Organizational development consultant: Understand the rationale
In general (it varies by org), here are the rationales I’ve seen and heard for bringing in an organizational development consultant:
- “We have the money, so why not?”
- “HR was supposed to own this, but they flopped”
- “I don’t have the time to handle this stuff. I’m driving the ship!”
Those are the three big, conventional ones. Let me give you a fourth and a fifth that are true, but most execs would never say in public:
- “I could give two shits about this stuff. I’m trying to make money.”
- “There are some ideas I have about culture, but I’d rather someone else propose them so that when they tank, I have a scapegoat.”
I’m probably a bitter person, but I’d say Bullets 4-5 are way more truthful than Bullets 1-3.
Organizational development consultant: What’s the process when he/she arrives?
So if you hire an organizational development consultant, what happens?
Here’s what I’ve seen. (Bear in mind this is just one person at three organizations.) The organizational development consultant comes in, and they’re basically a spreadsheet jockey. They meet with execs a little bit, and then they predominantly do surveys. If they have one-on-one convos with anyone, it’s probably either:
- The execs
- Those that report to the execs directly
This all makes sense. That’s how they’re getting paid. But I wouldn’t say it’s a very good indication of the “culture” at a given place. And look, I understand the rationale for bringing in consultants on employee survey deals. You don’t want the employees to think the execs are running those things, because then the employees won’t be honest. But it’s very hard to be external to a place and come in on a six-week deal — as an organizational development consultant often does — and truly understand the “culture,” especially if you only speak with the execs.
Last place I worked brought in an organizational development consultant and his team. They literally only spoke and met with the executives, including flying out to retreats with them. One time, this issue got raised. “Why can’t anyone else meet with the organizational development consultant?” The response was garbled, but quick: “We need to resolve things as a leadership team first.” That came at Month No. 19 of them working with the consultants. You see the arc of the issue here?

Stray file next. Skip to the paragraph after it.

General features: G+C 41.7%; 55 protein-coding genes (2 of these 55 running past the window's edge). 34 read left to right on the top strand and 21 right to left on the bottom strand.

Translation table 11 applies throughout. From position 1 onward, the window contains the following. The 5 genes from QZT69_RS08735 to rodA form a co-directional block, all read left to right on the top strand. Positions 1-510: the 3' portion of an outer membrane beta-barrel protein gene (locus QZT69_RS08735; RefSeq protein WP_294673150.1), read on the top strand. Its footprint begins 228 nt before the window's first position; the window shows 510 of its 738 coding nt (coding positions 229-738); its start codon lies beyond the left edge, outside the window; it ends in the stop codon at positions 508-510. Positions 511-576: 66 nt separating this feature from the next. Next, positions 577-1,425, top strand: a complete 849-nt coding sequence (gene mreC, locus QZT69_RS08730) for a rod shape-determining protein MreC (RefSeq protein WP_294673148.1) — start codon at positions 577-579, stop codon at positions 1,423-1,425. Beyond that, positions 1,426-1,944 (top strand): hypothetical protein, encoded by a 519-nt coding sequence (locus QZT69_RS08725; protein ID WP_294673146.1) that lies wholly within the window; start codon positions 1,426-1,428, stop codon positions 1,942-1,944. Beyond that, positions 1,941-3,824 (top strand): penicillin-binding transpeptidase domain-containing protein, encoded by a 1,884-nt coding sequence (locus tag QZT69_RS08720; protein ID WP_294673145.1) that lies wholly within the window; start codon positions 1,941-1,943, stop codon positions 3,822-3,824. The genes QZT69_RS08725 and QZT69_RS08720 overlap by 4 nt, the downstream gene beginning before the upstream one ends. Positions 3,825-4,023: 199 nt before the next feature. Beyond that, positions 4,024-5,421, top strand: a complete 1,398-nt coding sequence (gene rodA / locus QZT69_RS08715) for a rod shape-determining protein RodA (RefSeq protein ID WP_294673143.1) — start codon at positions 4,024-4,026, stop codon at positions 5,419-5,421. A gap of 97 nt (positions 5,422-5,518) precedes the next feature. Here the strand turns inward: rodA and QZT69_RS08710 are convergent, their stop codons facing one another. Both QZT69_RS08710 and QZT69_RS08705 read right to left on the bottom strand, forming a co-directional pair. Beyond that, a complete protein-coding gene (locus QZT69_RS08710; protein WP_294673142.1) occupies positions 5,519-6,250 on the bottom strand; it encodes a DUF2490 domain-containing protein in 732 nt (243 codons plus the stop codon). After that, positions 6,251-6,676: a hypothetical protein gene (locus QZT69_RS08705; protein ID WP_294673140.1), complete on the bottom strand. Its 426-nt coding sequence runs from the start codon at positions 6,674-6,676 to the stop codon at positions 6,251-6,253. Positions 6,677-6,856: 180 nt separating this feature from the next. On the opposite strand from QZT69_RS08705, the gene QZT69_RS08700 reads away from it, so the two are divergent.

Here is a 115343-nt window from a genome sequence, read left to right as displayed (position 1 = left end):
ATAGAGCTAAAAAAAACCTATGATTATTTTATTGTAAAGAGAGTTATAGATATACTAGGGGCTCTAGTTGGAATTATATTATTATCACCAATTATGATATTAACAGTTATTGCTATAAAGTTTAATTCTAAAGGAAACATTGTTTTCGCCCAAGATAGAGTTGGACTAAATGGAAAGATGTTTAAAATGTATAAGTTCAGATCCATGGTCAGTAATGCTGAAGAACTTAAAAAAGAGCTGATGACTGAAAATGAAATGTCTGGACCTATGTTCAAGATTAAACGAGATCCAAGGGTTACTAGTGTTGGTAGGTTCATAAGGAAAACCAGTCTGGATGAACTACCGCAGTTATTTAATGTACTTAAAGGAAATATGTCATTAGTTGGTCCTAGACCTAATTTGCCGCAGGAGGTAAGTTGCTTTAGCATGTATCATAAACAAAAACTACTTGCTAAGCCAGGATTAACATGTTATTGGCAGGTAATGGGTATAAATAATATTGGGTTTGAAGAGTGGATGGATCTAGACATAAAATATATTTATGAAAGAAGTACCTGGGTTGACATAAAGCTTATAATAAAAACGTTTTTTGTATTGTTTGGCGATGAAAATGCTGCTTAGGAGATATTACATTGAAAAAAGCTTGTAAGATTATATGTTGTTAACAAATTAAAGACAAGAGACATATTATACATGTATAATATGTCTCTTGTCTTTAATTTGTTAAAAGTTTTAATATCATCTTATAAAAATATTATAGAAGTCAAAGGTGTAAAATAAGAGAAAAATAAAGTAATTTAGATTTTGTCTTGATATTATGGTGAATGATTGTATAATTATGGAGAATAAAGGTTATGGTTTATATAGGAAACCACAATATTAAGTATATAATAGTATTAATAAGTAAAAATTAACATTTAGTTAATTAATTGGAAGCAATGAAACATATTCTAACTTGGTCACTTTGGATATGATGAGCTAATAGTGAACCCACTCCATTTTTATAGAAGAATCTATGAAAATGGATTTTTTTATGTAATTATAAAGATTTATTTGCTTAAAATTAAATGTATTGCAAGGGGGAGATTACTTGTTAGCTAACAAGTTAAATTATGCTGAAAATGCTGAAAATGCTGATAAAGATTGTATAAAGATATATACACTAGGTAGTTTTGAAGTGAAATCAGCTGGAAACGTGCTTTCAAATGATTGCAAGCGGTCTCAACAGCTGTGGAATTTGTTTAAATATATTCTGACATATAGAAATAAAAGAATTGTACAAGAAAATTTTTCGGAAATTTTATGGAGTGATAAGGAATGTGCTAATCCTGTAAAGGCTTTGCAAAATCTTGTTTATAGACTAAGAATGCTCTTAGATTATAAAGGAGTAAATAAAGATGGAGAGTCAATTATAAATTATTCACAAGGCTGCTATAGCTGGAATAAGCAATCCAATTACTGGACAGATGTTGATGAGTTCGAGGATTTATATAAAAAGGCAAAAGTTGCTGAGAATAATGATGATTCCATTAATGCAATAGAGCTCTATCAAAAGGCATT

Let me make it clear for you: if your relationship with an organizational development consultant is perks-driven on both sides, that’s a farce. You might as well rename the job “Ass-Kisser, External Division.”
Organizational development consultant: You just got smacked in the mouth
Here’s another good quote from that Dan Rust interview with Wharton. It’s shorter:
But there’s a tough dynamic that smacks some people in the face when the world of work isn’t what they were taught in their MBA program.
Yep. Don’t even get me going on this shit. I took business school classes 2012-2014. Most marketing professors are still teaching a 1974 funnel — which probably somewhat explains why so many company websites are horrible. You take a finance class and all the future target-chasers of the world are in here giddy with glee over “analyzing the numbers.” Not surprising: rich, white men rule the world and will for a bit longer.
Unless you take specific HR or org development classes, no one is talking about culture. It just doesn’t exist. Numbers! The 4Ps! (By the way, the 4Ps is also outdated.) Margin plays! Revenue growth!
And that’s why we need to hire an organizational development consultant. Because the way we educate our future business leaders? It has absolutely nothing to do — even remotely — with the work world they enter. That’s a topic for another post, however.
But for now, go hire an organizational development consultant — he can’t save you, but you can’t be bothered.